Nickel Analysis in Soils

Content

Introduction
Discovery of the Essentiality of Nickel
Physical and Chemical Properties of Nickel and Its Role in Animal and Bacterial Systems
  Nickel-Containing Enzymes and Proteins
  Essentiality and Function of Nickel in Plants
  Influence of Nickel on Crop Growth
Diagnosis of Nickel Status
  Symptoms of Deficiency and Toxicity
Concentration of Nickel in Plants
Uptake and Transport
Nickel in Soils
  Nickel Concentration in Soils
  Nickel Analysis in Soils
Nickel Fertilizers
Conclusion
References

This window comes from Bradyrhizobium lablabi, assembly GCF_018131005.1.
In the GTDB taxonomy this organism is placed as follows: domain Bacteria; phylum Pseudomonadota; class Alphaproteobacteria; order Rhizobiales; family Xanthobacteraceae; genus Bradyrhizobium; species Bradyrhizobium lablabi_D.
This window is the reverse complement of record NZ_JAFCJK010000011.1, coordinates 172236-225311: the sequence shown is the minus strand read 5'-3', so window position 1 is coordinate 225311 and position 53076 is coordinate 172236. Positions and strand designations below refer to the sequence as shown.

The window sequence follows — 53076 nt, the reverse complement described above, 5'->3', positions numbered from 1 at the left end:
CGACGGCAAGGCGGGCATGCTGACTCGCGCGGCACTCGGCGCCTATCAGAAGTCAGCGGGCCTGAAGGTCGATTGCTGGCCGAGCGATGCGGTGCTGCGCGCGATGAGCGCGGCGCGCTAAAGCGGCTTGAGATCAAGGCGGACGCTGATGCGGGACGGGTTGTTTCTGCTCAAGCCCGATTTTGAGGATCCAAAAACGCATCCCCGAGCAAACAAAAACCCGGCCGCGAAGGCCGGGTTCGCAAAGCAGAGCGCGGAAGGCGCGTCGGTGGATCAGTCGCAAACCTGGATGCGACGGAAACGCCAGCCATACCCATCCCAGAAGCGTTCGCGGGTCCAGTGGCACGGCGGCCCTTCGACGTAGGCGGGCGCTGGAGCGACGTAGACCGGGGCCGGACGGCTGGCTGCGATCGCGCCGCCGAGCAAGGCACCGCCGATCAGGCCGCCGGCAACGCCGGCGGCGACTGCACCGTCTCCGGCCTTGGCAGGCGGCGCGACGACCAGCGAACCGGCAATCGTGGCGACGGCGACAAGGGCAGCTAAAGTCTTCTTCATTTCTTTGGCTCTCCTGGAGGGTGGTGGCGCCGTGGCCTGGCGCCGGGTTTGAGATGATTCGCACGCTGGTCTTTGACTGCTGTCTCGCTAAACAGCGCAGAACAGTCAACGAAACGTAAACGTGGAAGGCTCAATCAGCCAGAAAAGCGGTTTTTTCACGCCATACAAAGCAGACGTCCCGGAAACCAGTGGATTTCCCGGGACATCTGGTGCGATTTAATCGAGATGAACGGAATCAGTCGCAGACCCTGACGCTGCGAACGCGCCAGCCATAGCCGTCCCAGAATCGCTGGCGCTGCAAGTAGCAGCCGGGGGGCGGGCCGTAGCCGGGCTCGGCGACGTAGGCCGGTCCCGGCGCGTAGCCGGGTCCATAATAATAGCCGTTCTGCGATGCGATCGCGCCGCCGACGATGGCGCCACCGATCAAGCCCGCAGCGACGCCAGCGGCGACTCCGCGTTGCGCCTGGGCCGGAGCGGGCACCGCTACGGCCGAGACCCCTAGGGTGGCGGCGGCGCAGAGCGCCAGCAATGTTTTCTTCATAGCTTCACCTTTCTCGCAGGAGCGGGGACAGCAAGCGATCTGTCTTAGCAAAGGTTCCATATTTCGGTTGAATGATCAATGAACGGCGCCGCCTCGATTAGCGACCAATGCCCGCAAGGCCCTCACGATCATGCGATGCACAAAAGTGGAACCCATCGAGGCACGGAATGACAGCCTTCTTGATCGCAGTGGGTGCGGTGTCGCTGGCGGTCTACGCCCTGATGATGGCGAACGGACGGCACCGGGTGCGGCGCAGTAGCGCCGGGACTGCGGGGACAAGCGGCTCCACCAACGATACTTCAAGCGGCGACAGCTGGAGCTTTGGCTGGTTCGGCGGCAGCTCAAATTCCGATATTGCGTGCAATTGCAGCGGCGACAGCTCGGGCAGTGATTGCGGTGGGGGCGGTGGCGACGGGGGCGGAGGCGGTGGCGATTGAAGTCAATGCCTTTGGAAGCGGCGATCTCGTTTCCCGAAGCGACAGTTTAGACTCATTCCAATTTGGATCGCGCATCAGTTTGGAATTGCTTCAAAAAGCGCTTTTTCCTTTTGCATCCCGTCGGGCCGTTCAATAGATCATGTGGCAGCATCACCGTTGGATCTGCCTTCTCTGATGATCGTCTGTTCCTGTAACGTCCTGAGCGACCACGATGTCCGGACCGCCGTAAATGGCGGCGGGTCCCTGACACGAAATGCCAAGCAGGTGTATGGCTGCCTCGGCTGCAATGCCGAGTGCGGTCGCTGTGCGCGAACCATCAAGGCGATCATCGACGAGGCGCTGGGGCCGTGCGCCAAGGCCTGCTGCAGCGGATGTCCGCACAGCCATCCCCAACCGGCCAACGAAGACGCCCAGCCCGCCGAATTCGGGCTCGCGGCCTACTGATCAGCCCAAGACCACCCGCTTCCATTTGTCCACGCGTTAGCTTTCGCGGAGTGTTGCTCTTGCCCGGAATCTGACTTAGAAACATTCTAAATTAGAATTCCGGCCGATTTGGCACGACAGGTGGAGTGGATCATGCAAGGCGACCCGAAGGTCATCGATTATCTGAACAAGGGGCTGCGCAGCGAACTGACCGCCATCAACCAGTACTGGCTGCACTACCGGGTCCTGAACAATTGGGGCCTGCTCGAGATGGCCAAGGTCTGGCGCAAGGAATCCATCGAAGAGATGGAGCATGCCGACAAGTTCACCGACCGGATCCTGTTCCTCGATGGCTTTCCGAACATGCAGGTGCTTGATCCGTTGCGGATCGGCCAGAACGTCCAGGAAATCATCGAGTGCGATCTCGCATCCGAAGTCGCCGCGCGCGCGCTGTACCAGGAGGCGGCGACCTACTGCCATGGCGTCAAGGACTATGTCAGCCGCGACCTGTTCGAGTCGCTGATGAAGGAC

A large number of approaches, including diethyltriaminepentaacetic acid (DTPA), BaCl2, Sr(NO3)2, and ammonium acetate among others (48,65) are used to extract metals from soils in an attempt to predict nickel availability to plants. The DTPA method, however, is probably the most commonly used (48,66,67) and has been shown to be quite effective for a variety of soils to define Ni excess. The DTPA method is improved significantly if factors such as soil pH and soil bulk density are incorporated into the resulting regression equation (65). Many authors (48,65), however, observe that plant species and soil environment (water, oxygen content, and temperature) can markedly affect the relationship between soil-extractable and plant-nickel concentrations (2). These results suggest that the condition under which the soil is collected and tested can significantly influence the interpretation of results. Nickel deficiency is also known to be exacerbated by environmental conditions that limit uptake (cold, wet weather) and by the oversupply of apparently competing elements such as Cu, Mn, Mg, Fe, Ca, and Zn (2). Nickel bioavailability can also be determined by the ion-exchange resin (IER) method, which has been used quite successfully in a limited number of soil types and facilitates the in situ assessment of exchangeable nickel (68).